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What presidential speech reveals

Speed read
  • Microsoft’s Emotion API used to map facial expressions of presidents during their inaugural addresses
  • President Trump's speech the only one in past 25 years to be overwhelmingly negative
  • Result can likely be attributed to more than the close election

The 2016 U.S. presidential election will go down as one of the most unexpected occurrences in the country’s history. According to the Pew Research Center, 73 percent of all voters said that they were shocked by Donald Trump’s victory. Even 60 percent of Trump voters didn’t expect their candidate to win.

<strong>Trump's inaugural address.</strong> Analysis of facial expressions of the last six presidents during the past 10 inaugurations revealed remarkable differences in mood and emotion conveyed. Courtesy Periscopic.

The campaign was certainly an interesting moment in U.S. politics, but data visualization firm Periscopic decided to take this election as an opportunity to learn more about emotional expression. What they found was that President Trump expressed more negative facial emotions during his inaugural address than any other president in nearly 40 years.   

To dig deeper into this project, we talked with Periscopic designer Skye Moret. She worked with her team – composed of head of data visualization Kim Rees, data explorer Wes Berneggar and creative director Dino Citraro – to utilize Microsoft’s Emotion API. The platform uses a complex image input system to detect anger, contempt, disgust, fear, happiness, neutrality, sadness, and surprise.

<strong>What color is your speech? </strong> Each upwards-curving line is a positive emotion, while every downward curve is a negative sentiment. Individual emotions-- happiness, surprise, anger, sadness, & disgust are color-coded. Courtesy Periscopic.

Following a visualization of emotions across the current president’s 2016 campaign, Moret and her team decided that a more controlled environment for Trump’s emotional expression would be his inaugural speech.

After gathering videos of presidential inaugurations dating back to Reagan, Periscopic had to crop the videos so that only the president’s face would be picked up by the software. Once Microsoft’s Emotion API collected the data, the team found that the primary emotion across videos for many moments was neutrality. They therefore had to utilize the secondary emotion in these instances.

<strong>The Microsoft Emotion API </strong> analyzes facial expression on video every half-second and calculates confidence across a set of eight universally-recognized and communicated emotions. Courtesy Periscopic.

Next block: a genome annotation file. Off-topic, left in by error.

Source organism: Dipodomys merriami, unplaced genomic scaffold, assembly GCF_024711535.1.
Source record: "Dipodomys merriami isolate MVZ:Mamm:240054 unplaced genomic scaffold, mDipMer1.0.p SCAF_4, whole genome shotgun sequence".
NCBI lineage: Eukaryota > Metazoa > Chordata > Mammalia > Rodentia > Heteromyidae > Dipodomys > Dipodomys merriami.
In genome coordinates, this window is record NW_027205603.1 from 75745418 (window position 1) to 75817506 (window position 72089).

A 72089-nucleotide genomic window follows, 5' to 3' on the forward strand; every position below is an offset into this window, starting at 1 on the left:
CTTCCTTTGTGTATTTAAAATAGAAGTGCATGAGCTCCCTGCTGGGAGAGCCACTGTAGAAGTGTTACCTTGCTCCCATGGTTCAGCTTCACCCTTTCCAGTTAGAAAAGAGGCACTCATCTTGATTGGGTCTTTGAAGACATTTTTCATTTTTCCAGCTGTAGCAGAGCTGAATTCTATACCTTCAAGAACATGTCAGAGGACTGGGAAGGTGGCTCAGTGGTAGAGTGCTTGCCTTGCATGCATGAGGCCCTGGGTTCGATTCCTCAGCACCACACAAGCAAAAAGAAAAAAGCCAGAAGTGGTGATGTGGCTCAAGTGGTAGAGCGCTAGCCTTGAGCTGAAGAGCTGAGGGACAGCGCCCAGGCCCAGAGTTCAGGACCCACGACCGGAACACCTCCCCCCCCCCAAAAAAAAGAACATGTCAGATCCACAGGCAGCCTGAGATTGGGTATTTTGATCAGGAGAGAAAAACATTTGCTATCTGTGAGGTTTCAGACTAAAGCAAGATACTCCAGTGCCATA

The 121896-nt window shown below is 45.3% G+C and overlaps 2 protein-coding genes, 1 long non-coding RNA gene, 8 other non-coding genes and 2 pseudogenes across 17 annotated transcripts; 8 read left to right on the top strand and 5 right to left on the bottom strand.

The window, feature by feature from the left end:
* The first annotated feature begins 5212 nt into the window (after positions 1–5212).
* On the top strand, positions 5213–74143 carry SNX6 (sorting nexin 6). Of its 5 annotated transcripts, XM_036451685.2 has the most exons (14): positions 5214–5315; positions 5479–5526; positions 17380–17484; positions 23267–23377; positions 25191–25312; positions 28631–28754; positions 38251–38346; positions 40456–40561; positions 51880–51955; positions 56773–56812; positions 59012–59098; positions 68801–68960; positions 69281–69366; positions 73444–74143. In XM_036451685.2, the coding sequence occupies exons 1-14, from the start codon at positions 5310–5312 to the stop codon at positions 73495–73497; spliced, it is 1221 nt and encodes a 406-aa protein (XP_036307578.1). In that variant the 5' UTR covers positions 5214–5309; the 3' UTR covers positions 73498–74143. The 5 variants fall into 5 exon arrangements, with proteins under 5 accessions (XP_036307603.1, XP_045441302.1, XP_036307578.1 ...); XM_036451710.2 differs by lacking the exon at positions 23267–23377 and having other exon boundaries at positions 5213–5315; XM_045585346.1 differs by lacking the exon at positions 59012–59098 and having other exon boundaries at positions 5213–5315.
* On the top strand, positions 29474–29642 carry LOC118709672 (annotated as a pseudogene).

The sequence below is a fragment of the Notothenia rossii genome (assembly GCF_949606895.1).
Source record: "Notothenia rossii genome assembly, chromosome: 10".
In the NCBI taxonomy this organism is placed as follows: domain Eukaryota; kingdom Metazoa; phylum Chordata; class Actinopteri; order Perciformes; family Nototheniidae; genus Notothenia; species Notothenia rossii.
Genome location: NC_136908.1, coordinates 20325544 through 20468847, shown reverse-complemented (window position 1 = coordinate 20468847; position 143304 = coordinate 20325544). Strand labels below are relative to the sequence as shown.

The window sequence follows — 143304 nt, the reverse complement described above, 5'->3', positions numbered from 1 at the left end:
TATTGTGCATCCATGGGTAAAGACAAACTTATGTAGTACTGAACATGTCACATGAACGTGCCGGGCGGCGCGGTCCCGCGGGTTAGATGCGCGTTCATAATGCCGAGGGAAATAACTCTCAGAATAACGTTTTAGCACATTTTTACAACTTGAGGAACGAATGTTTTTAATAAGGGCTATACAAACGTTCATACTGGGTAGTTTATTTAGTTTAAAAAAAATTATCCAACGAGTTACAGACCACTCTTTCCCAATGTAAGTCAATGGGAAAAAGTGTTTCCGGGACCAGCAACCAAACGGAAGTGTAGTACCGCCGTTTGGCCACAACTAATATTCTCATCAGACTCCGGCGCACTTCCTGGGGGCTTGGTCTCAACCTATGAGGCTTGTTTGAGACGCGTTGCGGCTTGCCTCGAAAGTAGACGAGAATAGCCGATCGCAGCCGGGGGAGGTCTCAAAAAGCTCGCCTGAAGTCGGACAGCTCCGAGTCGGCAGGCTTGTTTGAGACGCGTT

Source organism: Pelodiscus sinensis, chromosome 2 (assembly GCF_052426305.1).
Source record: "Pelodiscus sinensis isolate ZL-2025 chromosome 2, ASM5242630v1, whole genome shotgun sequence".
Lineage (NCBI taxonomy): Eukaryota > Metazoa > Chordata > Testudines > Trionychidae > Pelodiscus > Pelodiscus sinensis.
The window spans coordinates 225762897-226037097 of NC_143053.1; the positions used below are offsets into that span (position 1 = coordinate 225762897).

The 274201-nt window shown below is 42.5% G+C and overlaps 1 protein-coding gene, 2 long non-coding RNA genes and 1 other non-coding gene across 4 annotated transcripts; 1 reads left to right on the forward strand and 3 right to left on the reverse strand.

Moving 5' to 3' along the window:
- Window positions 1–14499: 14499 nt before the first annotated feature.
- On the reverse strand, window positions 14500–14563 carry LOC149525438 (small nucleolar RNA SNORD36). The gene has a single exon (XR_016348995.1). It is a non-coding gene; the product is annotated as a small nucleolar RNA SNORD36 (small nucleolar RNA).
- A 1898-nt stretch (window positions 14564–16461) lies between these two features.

Visualizing the results was the main challenge. Moret told us that countless sketches and failed experiments finally led to the idea of mirroring a feather. Her team decided that the best way to do this was to angle and curve the data points on each president’s graph. In this way, the team was able to turn a simple bar graph into the feather visualization below.  

Each line that curves upwards is a positive emotion in a president's speech, such as happiness, while every downward curve is a negative feeling: anger, sadness, disgust.  

<strong>A positive outlook. </strong> Reagan's second inaugural address was 72% positive, focusing on themes of American renewal, the reduction of government, and the star wars defense program. Courtesy Periscopic.

After all this work, Periscopic found that the current president’s address was 40 percent negative. For comparison, let’s take a look at Reagan’s second inauguration in 1985, which Periscopic recorded as 74 percent positive.

The historical context behind these inaugurations can help explain the difference in sentiments. Reagan won 49 states in a historic landslide victory, while President Trump didn’t capture the popular vote.

However, a close election doesn’t explain everything. George W. Bush also had a very tight race in 2000 that eventually led to the Supreme Court stopping a Florida recount and thereby declaring him the winner.

January 21, 1985. In his second inaugural address, President Reagan spoke of continuing the work of his previous term, celebrating the progress of the American people, and concerns about the ongoing Cold War. Courtesy CBS News.

Despite that, Bush maintained a 14 percent positive emotional expression during his inaugural address.

Moret states that the current “anxious political climate” surrounding the most recent election is the reason her team decided to visualize inaugural emotions.

Through all of this, Moret and her team are optimistic that this visualization can provide some much-needed information to Americans.

“It is my hope that our custom visualization creates new dialogue and visual literacy regarding more expressive visualization about sentiment-based data," Moret says.

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